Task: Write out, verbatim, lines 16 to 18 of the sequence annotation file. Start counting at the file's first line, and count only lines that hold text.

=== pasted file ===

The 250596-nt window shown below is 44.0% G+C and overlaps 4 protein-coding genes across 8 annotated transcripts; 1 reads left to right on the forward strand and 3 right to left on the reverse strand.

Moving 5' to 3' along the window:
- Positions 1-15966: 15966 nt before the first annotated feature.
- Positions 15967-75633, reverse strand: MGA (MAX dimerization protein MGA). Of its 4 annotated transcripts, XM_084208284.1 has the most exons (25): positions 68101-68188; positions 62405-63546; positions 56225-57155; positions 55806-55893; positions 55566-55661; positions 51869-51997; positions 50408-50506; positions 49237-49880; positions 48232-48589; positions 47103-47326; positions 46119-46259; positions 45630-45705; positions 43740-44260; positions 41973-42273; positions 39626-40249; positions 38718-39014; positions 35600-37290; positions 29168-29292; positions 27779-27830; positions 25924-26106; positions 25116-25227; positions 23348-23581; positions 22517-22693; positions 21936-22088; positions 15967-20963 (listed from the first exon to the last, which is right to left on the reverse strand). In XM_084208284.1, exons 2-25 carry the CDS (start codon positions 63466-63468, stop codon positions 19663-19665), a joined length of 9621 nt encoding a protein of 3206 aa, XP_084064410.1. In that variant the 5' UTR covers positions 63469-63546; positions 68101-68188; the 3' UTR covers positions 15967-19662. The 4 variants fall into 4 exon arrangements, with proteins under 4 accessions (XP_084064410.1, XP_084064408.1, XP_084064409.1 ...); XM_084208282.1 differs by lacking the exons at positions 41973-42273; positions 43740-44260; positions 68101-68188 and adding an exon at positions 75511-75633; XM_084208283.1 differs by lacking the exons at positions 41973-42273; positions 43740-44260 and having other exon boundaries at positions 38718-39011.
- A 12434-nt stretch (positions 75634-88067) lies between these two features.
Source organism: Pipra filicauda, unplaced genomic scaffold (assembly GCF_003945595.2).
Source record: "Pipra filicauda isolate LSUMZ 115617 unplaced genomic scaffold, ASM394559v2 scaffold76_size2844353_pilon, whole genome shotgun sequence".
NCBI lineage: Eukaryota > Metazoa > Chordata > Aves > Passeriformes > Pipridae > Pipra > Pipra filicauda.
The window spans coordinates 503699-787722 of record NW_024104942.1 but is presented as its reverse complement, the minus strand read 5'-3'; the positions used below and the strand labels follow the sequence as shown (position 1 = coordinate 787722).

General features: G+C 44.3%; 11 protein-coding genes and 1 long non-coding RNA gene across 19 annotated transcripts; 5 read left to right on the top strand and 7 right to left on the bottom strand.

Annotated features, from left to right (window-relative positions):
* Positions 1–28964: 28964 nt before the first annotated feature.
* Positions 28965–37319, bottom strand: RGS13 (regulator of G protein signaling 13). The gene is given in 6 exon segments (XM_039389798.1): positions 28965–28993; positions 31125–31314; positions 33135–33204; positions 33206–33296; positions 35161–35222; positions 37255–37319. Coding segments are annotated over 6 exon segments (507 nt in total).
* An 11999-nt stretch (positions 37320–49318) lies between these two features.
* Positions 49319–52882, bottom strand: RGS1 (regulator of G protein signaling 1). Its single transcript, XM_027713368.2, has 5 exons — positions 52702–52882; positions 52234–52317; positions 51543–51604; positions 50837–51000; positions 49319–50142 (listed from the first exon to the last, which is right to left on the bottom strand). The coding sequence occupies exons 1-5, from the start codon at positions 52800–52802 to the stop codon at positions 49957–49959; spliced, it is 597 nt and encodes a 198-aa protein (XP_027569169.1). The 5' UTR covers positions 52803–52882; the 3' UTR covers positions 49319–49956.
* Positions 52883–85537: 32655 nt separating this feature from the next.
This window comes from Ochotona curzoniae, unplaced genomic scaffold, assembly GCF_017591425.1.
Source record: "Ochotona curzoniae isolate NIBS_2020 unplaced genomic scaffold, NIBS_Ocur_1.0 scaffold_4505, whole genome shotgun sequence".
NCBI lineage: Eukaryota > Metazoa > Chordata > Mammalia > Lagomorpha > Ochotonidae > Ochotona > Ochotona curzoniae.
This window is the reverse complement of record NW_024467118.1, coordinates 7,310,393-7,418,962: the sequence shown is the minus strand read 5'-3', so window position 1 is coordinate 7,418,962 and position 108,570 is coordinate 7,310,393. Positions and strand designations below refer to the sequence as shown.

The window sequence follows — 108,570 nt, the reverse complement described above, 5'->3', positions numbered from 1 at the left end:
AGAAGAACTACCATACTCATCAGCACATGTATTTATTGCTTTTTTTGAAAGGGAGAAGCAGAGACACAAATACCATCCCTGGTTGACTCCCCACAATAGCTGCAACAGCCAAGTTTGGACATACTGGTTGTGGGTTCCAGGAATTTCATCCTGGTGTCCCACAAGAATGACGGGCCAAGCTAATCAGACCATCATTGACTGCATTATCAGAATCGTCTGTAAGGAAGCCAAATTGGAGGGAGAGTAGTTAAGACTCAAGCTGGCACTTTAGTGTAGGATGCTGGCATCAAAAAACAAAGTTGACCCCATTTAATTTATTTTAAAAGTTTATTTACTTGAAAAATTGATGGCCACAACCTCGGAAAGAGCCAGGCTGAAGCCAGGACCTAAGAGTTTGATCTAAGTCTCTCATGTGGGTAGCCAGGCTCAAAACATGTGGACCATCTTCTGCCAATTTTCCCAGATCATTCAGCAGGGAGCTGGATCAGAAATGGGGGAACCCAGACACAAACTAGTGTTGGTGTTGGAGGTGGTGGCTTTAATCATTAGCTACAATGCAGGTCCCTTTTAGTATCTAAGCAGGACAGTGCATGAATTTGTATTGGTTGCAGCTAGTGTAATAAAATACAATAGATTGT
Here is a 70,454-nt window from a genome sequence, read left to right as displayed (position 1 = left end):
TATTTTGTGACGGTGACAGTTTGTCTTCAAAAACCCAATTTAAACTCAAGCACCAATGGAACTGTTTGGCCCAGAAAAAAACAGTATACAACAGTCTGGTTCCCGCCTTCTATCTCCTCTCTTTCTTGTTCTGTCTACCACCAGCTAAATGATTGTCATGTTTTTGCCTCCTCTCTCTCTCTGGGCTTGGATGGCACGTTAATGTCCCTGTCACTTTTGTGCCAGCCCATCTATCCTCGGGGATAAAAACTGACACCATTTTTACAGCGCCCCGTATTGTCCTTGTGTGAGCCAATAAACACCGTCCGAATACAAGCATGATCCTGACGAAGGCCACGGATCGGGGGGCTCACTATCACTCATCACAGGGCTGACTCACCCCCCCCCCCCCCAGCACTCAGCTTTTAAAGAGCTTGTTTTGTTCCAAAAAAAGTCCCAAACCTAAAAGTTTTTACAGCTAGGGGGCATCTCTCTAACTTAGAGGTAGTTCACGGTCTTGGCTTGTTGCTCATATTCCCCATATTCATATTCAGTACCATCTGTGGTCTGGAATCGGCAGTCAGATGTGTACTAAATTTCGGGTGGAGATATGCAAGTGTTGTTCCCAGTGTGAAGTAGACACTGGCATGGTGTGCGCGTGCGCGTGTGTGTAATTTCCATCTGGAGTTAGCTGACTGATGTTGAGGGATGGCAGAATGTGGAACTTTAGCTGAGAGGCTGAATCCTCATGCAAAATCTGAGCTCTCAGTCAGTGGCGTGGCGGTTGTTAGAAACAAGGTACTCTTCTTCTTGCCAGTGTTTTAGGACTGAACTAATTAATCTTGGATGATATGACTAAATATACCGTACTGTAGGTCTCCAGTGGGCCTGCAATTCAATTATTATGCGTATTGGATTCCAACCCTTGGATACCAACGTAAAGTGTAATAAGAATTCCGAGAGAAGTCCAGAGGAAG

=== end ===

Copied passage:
* Positions 52883–85537: 32655 nt separating this feature from the next.
This window comes from Ochotona curzoniae, unplaced genomic scaffold, assembly GCF_017591425.1.
Source record: "Ochotona curzoniae isolate NIBS_2020 unplaced genomic scaffold, NIBS_Ocur_1.0 scaffold_4505, whole genome shotgun sequence".